Nanakuli’s in the house
Rapper Kris Ancheta -- aka Krystilez -- puts out a must-have CD of local-style hip-hop
Kris Ancheta wants you to know that he's just a straight-up local boy from Nanakuli trying to make something of himself.
He's says this because if you only knew him through his rapping alter ego, Krystilez, you'd probably give him some distance, thinking he was "some crazy, hardened criminal."
Krystilez 'The O' CD release party
On stage: 10 p.m. Saturday (doors open at 9 p.m.)
Place: Pipeline Cafe, 805 Pohukaina St.
Cover: $10; $12 ages 18 to 20
But Ancheta has focused his creative energy away from the drug-driven street crime scene and honed it like a laser beam into his rhymes.
The name Krystilez was established with hip-hop fans -- and ultimate fighting enthusiasts -- with the song "Bloodline." Ancheta's a bit surprised that a song "basically about scrapping" (albeit a rousing one that local fighters have used to spur their entrances into the ring) is also one of the top Hawaiian music downloads on sites such as iTunes and Rhapsody.
" 'Bloodline' tells of a part of my life when me and my boys were partying hard. It seemed that every other party we went to, there would be a scrap. It's my anthem for fighting in these ghetto country places. But, more important, it's about respect, to be proud of where you're from. I feel that way about us locals. It's not just about being aggro. We just want respect. But at the end of the day, my music is all fun. You gotta grow up and get over it."
"Bloodline," plus the potential club party-hearty hit "Shake," can be found on Krystilez's latest album, "The O," released last month. Other posse members from his Tiki Entertainment ohana will share the stage at a release party Saturday night -- guys with the equally inspired monikers of Parc Cyde, Suger D, IZ REAL, Des-10, J Bird, Keyz, and his main man and producer, Samson Malani, aka Spookahuna.
Tiki's become a force in local hip-hop, with 12 albums already in its growing catalog. (Krystilez's new album is a follow-up to his debut of a couple of years ago, "The Greatest HI.")
"I'm happy for Hawaiian hip-hop these days. It's been out for a while, and we're finally banding all the locals together," he said.
The music is even bringing radio stations together for the common good. Although Krystilez can also be heard as a disc jockey on Hot 93.9, his station's competition in the local "rhythmic contemporary" radio market, Da Bomb 102.7, is co-sponsoring his CD release party.
"I put a lot of sweat into this album," Ancheta said. And you can hear the effort, as "The O" becomes one of that small number of must-have Hawaiian hip-hop CDs, along the lines of previous efforts from Emirc and Creed Chameleon.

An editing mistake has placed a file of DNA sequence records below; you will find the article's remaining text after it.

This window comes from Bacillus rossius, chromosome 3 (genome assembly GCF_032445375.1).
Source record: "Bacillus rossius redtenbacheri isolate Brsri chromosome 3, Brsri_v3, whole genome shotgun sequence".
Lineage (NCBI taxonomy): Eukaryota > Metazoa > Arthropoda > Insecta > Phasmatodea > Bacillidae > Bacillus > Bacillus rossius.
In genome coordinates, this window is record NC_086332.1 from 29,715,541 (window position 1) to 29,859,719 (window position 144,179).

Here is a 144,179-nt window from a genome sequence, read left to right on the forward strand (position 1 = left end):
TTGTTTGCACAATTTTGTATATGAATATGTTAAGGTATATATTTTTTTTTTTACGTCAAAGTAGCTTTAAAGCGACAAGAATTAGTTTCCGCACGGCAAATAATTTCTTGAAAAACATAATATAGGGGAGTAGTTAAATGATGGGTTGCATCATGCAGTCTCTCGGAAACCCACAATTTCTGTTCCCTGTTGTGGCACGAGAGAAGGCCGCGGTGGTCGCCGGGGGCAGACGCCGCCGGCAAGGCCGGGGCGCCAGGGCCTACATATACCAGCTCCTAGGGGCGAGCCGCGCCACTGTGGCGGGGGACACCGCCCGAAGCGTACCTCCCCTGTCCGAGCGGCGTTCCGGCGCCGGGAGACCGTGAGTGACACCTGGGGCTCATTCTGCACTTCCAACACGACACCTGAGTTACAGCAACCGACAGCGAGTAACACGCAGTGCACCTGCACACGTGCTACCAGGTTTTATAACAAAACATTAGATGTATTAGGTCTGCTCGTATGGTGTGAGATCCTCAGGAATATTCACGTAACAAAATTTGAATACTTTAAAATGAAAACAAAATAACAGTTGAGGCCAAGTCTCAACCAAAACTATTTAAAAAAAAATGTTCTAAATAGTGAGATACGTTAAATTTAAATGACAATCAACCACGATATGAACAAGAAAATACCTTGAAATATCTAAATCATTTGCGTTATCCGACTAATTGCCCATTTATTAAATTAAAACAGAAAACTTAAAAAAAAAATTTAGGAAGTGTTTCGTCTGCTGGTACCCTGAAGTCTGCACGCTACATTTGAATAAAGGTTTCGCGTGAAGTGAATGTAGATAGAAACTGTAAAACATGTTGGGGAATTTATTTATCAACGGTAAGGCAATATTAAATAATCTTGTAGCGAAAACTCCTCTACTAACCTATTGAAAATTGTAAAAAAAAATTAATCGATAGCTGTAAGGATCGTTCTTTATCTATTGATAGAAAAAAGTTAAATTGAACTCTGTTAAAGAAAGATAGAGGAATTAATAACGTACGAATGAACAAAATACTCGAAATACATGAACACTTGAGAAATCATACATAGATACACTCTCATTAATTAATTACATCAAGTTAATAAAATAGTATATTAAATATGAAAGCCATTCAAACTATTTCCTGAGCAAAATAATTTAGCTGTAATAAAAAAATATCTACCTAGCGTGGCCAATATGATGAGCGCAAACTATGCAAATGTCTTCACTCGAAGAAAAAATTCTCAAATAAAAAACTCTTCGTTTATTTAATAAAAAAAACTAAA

With the crucial help of Spookahuna, the album blows up with such tracks as the Eastern-flavored "Who's That" and the crystal meth-driven story of "Diamonds." The four consecutive songs that finish up "The O" take the album strong to the finish line: the dance groove of "Makin' Me Flip," segueing into the steamy "How Bad Do You Want It" (inspired sound effects and a back-and-forth with guest "Waianae girl" Kim Vilamero), "The Way It Is" ("puttin' the H-I in hip-hop") and the aforementioned "Bloodline."
THE 24-YEAR-OLD Filipino, "born, raised, and still living in Nanakuli," remembers writing his first rhyme in the ninth grade. Before, it was Hawaiian and '80s music, but he fell hard for hip-hop through such inspirations as the Wu-Tang Clan, Bone Thugs-N-Harmony and E-40, back in his pre-"hyphy" days.
Ancheta chose to be called Krystilez, based on his real first name, plus "there's a jiggy meaning to it, like the champagne Cristal, and an underground hip-hop 'stilez' part to it."
His album's title also has several meanings. "It can stand for ounce, the hustling of the drug trade. It could stand for Oahu. And the letter's shape stands for the rap cypher, when guys stand around in a circle and spit verses."
Krystilez weaves the rough parts of island life into his raps. With "Diamonds," he said he feels "the ice epidemic is not bad now because of a tougher crackdown on it. I've come across a lot of tweakers in my life, and I've learned they're just people, some good people, but just meth addicts. Even though there are some real evil ones out there, they're not all bad, from what I saw."
As for Ancheta, he's out to prove that "I'm a versatile emcee, someone who can rap over anything, any variety of sound. I feel Hawaiian hip-hop represents our big melting pot, where the mixture of different nationalities and cultures comes across in the music."